The gradual transition from paper documents to electronic flight bags continues. I am certain devices and subscription prices will come down from the old time Jepp/Garmin monopoly. For today, I keep current electronic set of plates and maps on a mini laptop and a ipod touch. I have a small inverter so I can plug a laptop into a 112v. I print out paper approach plates for all airports of intended landing. WAC charts work good for longer flights if you are good at map folding. For $75 per year I use Foreflight on my Ipod and I like it. I looked at the Ipad and found it too big for mounting on a stalk in the pilots line of vision without blocking something else, but maybe a ceiling drop down...who knows what awaits at Oshkosh this year?

Regards plate access, if you find yourself needing to land RIGHT NOW, skip the plates, pick up your pen and you can ask ATC for an airport, a safe descent altitude and an initial vector while you setup on board navigation guidance for the last 5 miles. The other snag I found was having all these plates in a place of ready-pilot-access. Never bury your maps to where you can't get to them if need be. If you are landing as a first timer to a planned enroute field, decide ahead of time which FBO you want, and write their phone and/or radio freq on your taxi diagram along with a little “x” for their physical location on the field.


Don't depart on an empty stomach. Don't get dehydrated. When you get to the other end, you want to have calories in reserve for the demands of flight. I carry fruit or a snack of some kind and water at least and have it listed as an item on my preflight checklist.


A lot of the above assumes you are filing under IFR, but there is a whole world of VFR flying that is limitless most months of the year. The Velo is a GREAT VFR bird.

I have a couple of suggestions for low time pilot-builders and VFR flight training practice. One is to use Google Earth's flight sim. Control Alt A, tap on “start the sim” and then Control Alt B to get a heading indicator. Pick the SR22 and get a joystick. Checkout the help screen too. Then take the time to make yourself a decent arm rest so you can work the stick with your head, your shoulder, arm and wrist comfortable, stationary and supported. This is very important.

It is also vitally important in the airplane. Pick a seat position and stick to it. Your arm and wrist need to be fully supported and at resting on something solid. You work the stick with your first two fingers and your thumb. Get down to pattern altitude for your local airport. Set the throttle at about ½ travel and leave it there. Next set the flaps to what looks like the right deck angle to you for level flight which is different for each of us. Next set the trim so the sim does not drift up or down much on its own. Unlike the airplane you can get this perfect. It will take you quite a while to get everything done to very small changes, but keep at it. The overall goal is to reference outside and not chase your flight instruments. You will be delighted to find the airplane is much less sensitive than the sim, but with lots more distractions.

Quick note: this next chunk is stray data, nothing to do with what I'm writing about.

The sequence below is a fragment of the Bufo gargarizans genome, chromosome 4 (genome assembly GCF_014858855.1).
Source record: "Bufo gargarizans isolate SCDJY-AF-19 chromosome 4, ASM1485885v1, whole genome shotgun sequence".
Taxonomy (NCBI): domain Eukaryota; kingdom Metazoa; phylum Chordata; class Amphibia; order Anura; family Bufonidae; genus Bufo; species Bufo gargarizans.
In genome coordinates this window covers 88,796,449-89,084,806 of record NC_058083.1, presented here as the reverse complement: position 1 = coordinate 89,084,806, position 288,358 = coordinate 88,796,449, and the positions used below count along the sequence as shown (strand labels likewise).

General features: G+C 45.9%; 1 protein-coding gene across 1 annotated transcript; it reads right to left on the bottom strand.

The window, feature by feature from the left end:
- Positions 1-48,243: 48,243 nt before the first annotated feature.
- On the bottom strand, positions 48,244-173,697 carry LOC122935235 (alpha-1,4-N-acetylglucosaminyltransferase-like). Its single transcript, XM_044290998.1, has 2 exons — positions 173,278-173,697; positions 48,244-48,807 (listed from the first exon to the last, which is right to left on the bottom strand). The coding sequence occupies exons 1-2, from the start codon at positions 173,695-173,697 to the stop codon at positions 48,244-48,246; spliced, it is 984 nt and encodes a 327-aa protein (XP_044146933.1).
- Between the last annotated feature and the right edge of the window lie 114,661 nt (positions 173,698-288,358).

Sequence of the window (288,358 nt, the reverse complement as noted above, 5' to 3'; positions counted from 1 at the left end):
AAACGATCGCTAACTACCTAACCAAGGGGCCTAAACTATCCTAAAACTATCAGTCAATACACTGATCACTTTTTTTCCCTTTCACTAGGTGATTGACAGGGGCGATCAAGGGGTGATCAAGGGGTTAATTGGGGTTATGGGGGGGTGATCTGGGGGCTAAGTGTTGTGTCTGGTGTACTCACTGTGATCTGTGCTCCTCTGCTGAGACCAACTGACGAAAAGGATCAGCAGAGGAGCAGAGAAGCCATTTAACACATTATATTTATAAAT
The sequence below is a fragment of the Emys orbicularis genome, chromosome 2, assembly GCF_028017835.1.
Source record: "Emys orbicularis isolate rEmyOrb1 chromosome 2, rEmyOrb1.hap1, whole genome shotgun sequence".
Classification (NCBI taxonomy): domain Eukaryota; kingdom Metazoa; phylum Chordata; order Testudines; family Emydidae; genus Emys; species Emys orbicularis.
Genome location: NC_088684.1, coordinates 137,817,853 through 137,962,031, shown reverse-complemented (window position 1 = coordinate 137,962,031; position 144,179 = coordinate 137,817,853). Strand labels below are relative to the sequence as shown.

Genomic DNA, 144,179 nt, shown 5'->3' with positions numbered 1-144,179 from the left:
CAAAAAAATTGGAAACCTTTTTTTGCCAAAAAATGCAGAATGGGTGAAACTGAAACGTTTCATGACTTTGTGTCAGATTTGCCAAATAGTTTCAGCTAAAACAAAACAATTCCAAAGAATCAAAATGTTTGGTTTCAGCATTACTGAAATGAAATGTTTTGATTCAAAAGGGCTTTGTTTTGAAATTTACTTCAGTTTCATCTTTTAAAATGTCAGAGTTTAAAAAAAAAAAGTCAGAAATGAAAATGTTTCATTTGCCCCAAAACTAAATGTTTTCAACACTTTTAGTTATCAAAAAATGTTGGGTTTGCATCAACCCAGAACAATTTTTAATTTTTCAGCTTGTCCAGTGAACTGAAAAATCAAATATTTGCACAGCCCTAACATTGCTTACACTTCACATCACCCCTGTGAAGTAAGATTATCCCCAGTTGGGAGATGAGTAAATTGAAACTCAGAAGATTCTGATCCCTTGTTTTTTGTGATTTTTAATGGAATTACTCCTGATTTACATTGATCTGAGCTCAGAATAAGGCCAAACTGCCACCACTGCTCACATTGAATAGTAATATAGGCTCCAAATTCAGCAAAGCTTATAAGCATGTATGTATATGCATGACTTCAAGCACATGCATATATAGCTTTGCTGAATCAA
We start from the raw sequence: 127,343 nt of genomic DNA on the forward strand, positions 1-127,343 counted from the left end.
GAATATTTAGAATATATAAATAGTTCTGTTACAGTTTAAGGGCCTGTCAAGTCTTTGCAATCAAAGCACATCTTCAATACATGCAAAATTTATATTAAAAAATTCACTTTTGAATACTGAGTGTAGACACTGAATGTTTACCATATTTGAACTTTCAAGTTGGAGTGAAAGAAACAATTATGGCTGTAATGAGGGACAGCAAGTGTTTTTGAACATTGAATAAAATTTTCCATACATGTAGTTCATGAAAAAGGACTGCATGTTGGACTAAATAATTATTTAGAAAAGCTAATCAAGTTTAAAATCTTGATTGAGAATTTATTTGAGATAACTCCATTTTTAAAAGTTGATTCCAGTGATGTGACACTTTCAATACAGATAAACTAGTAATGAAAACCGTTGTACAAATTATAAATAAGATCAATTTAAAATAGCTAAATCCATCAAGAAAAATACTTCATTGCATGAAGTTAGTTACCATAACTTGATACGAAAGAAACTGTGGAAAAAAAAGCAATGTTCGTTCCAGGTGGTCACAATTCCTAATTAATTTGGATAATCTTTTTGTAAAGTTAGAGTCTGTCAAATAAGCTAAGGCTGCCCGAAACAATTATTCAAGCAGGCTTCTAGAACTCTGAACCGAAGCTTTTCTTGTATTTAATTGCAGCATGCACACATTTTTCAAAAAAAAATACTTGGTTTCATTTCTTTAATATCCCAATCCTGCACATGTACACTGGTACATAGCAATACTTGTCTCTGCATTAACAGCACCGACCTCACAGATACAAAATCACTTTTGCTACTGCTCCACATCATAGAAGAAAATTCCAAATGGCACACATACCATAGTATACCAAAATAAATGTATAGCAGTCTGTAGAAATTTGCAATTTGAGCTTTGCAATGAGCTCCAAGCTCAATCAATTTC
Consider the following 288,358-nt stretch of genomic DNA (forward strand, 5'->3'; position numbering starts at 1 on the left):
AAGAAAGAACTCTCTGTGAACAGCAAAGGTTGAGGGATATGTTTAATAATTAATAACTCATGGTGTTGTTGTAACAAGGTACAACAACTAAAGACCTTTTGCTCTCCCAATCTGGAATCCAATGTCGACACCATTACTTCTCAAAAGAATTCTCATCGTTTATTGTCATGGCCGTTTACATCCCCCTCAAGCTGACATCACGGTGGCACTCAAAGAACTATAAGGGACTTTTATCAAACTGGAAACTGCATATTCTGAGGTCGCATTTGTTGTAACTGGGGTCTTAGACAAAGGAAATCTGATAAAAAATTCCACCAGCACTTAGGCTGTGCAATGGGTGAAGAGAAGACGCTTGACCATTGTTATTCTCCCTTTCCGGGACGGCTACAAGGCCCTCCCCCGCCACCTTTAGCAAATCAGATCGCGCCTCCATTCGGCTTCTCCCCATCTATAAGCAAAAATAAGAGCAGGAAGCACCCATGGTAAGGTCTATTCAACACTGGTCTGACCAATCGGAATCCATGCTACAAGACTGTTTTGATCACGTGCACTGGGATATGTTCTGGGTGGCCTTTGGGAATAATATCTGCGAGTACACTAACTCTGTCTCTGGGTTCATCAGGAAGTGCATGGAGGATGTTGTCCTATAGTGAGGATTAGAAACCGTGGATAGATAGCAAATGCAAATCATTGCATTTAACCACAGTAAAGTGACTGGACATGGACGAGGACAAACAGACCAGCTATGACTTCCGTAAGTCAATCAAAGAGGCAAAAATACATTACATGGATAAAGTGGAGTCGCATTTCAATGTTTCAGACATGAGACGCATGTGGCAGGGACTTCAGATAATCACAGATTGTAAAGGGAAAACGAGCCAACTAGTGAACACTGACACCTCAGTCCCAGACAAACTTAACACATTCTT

With speed about 110 kts, stabilize yourself in level and unaccelerated flight. Now note what you have for final speed, flap, throttle, and trim settings and write them down. Don't be in a rush. It can easily take a hour or more of experimentation just driving along level trying to zero out everything as best you can. Don't do this without cushions under your arm and wrist.

When you have straight and level by looking outside, learn the level turn picture. I have two bank angles: normal bank and half normal bank. I'll say 30 and 15. Not having a rudder in the sim is another drawback, but you can still teach your eyes and your hand to maintain level constant bank turn. We can add the foot part later in actual flight training. I really only use rudders in the traffic pattern.

Hold your altitude, hold your bank angle until your eyes and hands find these references just like you did for the level flight references. Only turn in one direction. Glance inside to correct and refine your outside reference points, but keep in mind this is an outside reference flight maneuver. Don't trim. Don't change power. The airspeed is going roll off a few knots in the turn. Let it. Make a note of what that is. Sooner or later you can add a touch of power and pull a touch back off when in a bank but for now just stay in a big circle. Every 5 mins or so, shake your hand out of to be sure you are not carrying tension. Remember just fingers and patience and belief.

When you are reasonably aware of the outside reference for straight and for turning try the next thing. Make a turn. Get stable. Make a roll out. Get stable. Never mind about your heading. Later on you can add in speed control. Later on you can add in turning to targeted cardinal heading. As you go through all of this, make a note each session of your control margins. Things like this: I couldn't keep my altitude within 200 feet, my bank varied by overbank and less by under bank, my pitch trended to go up more than down...whatever you thought you noticed. Pick any parameter that suits you and set a goal to reduce the some single vacillation testing them one at a time and keep a progress log for yourself. Get the cushion. Do the hand shake outs. A death grip on the stick won't cut it. I have 4 pics in my head for level turns. Normal bank, half bank, left and right. I would work on one at a time. Shorter sessions every day or so is usually better than longer sessions once a week.

FS 2004 works OK too. I like Google the best because it is a heads up display.


If you opt for getting an instrument rating and you have a glass cockpit, don't bother learning 6 pack instruments and old time dive and drive non precision approach methods from your local flight school. Too many flight schools have old tech 6 pack Cessna's 172 trainers and they are teaching stuff that is of questionable value to a glass cockpit student pilot. To the maximum extent learn on what you will be flying.

I hope this helps. I have received a lot of help from the larger Velocity owners community and I am happy to try to give back where I can.

Respectfullly, Terry Miles N821TM